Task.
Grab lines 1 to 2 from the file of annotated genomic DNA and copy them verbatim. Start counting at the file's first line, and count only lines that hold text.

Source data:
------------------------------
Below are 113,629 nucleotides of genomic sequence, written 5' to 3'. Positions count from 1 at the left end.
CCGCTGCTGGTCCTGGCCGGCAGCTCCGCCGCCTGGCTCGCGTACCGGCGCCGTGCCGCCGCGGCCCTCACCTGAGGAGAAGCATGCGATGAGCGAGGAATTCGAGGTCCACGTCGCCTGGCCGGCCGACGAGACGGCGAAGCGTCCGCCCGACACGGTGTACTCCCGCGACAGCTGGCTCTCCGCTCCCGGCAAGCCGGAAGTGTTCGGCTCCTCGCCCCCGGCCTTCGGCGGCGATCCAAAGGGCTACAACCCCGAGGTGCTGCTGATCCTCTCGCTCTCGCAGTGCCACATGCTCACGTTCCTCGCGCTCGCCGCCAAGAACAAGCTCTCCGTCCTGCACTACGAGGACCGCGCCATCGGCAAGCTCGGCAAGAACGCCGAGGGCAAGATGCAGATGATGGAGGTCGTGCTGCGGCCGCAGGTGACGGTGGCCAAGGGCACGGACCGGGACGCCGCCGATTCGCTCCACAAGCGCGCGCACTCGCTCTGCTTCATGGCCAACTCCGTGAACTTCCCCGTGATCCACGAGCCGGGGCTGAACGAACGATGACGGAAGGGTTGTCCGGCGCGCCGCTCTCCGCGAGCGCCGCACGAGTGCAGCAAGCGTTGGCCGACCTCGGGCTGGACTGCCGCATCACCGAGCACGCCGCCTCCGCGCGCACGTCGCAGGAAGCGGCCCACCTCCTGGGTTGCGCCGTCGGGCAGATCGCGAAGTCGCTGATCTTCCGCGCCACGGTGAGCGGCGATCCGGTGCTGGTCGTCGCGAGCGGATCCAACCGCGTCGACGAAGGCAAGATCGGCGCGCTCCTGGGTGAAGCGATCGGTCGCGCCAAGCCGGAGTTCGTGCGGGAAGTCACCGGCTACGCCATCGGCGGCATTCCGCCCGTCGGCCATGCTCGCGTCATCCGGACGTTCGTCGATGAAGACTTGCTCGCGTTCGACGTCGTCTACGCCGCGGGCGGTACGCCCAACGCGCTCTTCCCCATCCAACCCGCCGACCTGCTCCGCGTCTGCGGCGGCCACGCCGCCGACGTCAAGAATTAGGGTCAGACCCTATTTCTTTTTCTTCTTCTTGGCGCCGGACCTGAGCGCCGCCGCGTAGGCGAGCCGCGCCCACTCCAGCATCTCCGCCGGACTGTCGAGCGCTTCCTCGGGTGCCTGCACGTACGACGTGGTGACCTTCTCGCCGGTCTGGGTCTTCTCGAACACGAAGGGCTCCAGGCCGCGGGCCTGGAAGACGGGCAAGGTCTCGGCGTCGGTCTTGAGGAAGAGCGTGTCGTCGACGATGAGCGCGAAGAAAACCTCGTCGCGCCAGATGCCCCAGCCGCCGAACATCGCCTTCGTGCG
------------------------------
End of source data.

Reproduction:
Below are 113,629 nucleotides of genomic sequence, written 5' to 3'. Positions count from 1 at the left end.
CCGCTGCTGGTCCTGGCCGGCAGCTCCGCCGCCTGGCTCGCGTACCGGCGCCGTGCCGCCGCGGCCCTCACCTGAGGAGAAGCATGCGATGAGCGAGGAATTCGAGGTCCACGTCGCCTGGCCGGCCGACGAGACGGCGAAGCGTCCGCCCGACACGGTGTACTCCCGCGACAGCTGGCTCTCCGCTCCCGGCAAGCCGGAAGTGTTCGGCTCCTCGCCCCCGGCCTTCGGCGGCGATCCAAAGGGCTACAACCCCGAGGTGCTGCTGATCCTCTCGCTCTCGCAGTGCCACATGCTCACGTTCCTCGCGCTCGCCGCCAAGAACAAGCTCTCCGTCCTGCACTACGAGGACCGCGCCATCGGCAAGCTCGGCAAGAACGCCGAGGGCAAGATGCAGATGATGGAGGTCGTGCTGCGGCCGCAGGTGACGGTGGCCAAGGGCACGGACCGGGACGCCGCCGATTCGCTCCACAAGCGCGCGCACTCGCTCTGCTTCATGGCCAACTCCGTGAACTTCCCCGTGATCCACGAGCCGGGGCTGAACGAACGATGACGGAAGGGTTGTCCGGCGCGCCGCTCTCCGCGAGCGCCGCACGAGTGCAGCAAGCGTTGGCCGACCTCGGGCTGGACTGCCGCATCACCGAGCACGCCGCCTCCGCGCGCACGTCGCAGGAAGCGGCCCACCTCCTGGGTTGCGCCGTCGGGCAGATCGCGAAGTCGCTGATCTTCCGCGCCACGGTGAGCGGCGATCCGGTGCTGGTCGTCGCGAGCGGATCCAACCGCGTCGACGAAGGCAAGATCGGCGCGCTCCTGGGTGAAGCGATCGGTCGCGCCAAGCCGGAGTTCGTGCGGGAAGTCACCGGCTACGCCATCGGCGGCATTCCGCCCGTCGGCCATGCTCGCGTCATCCGGACGTTCGTCGATGAAGACTTGCTCGCGTTCGACGTCGTCTACGCCGCGGGCGGTACGCCCAACGCGCTCTTCCCCATCCAACCCGCCGACCTGCTCCGCGTCTGCGGCGGCCACGCCGCCGACGTCAAGAATTAGGGTCAGACCCTATTTCTTTTTCTTCTTCTTGGCGCCGGACCTGAGCGCCGCCGCGTAGGCGAGCCGCGCCCACTCCAGCATCTCCGCCGGACTGTCGAGCGCTTCCTCGGGTGCCTGCACGTACGACGTGGTGACCTTCTCGCCGGTCTGGGTCTTCTCGAACACGAAGGGCTCCAGGCCGCGGGCCTGGAAGACGGGCAAGGTCTCGGCGTCGGTCTTGAGGAAGAGCGTGTCGTCGACGATGAGCGCGAAGAAAACCTCGTCGCGCCAGATGCCCCAGCCGCCGAACATCGCCTTCGTGCG